hand, that Earl Robert, the wicked Earl, was shut up there
in everlasting penance, playing cards with the devil for his
soul. But it would have been too great a feather in the
family cap to have thus got the devil, or even one of his
angels, bottled up, as it were, and safely in hand, to make
it possible that any lasting stigma could be connected with
such a fact as this. What a thing it would be to know where
to lay one's hand upon the Prince of Darkness, and prove him
once for all, cloven foot and everything else, to the
confusion of gainsayers!
So this was not to be received as a
satisfactory solution, nor could any other be suggested
which was more to the purpose. The popular mind gave it up,
and yet never gave it up; and still everybody who visits
Gowrie, be it as a guest, be it as a tourist, be it only as
a gazer from a passing carriage, or from the flying railway
train which just glimpses its turrets in the distance, daily
and yearly spends a certain amount of curiosity, wonderment,
and conjecture about the Secret Chamber the most piquant
and undiscoverable wonder which has endured unguessed and
undeciphered to modern times.
This was how the matter stood when young John
Randolph, Lord Lindores, came of age. He was a young man of
great character and energy, not like the usual Randolph
strain for, as we have said, the type of character common
in this romantically-situated family, notwithstanding
the erratic incidents common to them, was that of dullness
and honesty, especially in their early days. But young
Lindores was not so. He was honest and honourable, but not
dull. He had gone through almost a remarkable course at
school and at the university not perhaps in quite the
ordinary way of scholarship, but enough to attract men's
eyes to him. He had made more than one great speech at the
Union. He was full of ambition, and force, and life,
intending all sorts of great things, and meaning to make his
position a stepping-stone to all that was excellent in
public life. Not for him the countrygentleman existence
which was congenial to his father. The idea of succeeding to
the family honours and becoming a Scotch peer, either
represented or representative, filled him with horror; and
filial piety in his case was made warm by all the energy of
personal hopes when he prayed that his father might live, if
not for ever, yet longer than any Lord Gowrie had lived for
the last century or two. He was as sure of his election for
the county the next time there was a chance, as anybody can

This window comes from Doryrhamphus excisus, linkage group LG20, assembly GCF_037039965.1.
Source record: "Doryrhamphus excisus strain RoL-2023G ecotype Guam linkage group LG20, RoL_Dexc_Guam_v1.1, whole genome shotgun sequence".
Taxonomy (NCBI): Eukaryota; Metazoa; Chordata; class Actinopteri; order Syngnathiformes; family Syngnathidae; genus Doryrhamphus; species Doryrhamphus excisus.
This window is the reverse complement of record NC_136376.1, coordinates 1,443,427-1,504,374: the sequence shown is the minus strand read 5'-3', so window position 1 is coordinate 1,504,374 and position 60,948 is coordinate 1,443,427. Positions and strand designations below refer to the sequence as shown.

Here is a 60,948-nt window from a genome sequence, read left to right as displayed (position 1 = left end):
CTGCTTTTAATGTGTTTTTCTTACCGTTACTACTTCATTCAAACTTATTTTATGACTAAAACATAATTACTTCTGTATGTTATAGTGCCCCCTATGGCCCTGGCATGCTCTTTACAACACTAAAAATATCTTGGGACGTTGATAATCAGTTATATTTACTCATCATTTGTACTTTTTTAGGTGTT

be certain of anything; and in the meantime he meant to
travel, to go to America, to go no one could tell where,
seeking for instruction and experience, as is the manner of
high-spirited young men with parliamentary tendencies in the
present day. In former times he would have gone "to the
wars in the Hie Germanie," or on a crusade to the Holy
Land; but the days of the crusaders and of the soldiers of
fortune being over, Lindores followed the fashion of his
time. He had made all his arrangements for his tour, which
his father did not oppose. On the contrary, Lord Gowrie
encouraged all those plans, though with an air of melancholy
indulgence which his son could not understand. "It will
do you good," he said, with a sigh. "Yes, yes, my
boy; the best thing for you." This, no doubt, was true
enough; but there was an implied feeling that the young man
would require something to do him good that he would want
the soothing of change and the gratification of his wishes,
as one might speak of a convalescent or the victim of some
calamity. This tone puzzled Lindores, who, though he thought
it a fine thing to travel and acquire information, was as
scornful of the idea of being done good to as is natural to
any fine young fellow fresh from Oxford and the triumphs of
the Union. But he reflected that the old school had its own
way of treating things, and was satisfied. All was settled
accordingly for this journey, before he came home to go
through the ceremonial performances of the coming of age,
the dinner of the tenantry, the speeches, the
congratulations, his father's banquet, his mother's ball. It
was in summer, and the country was as gay as all the
entertainments that were to be given in his honour. His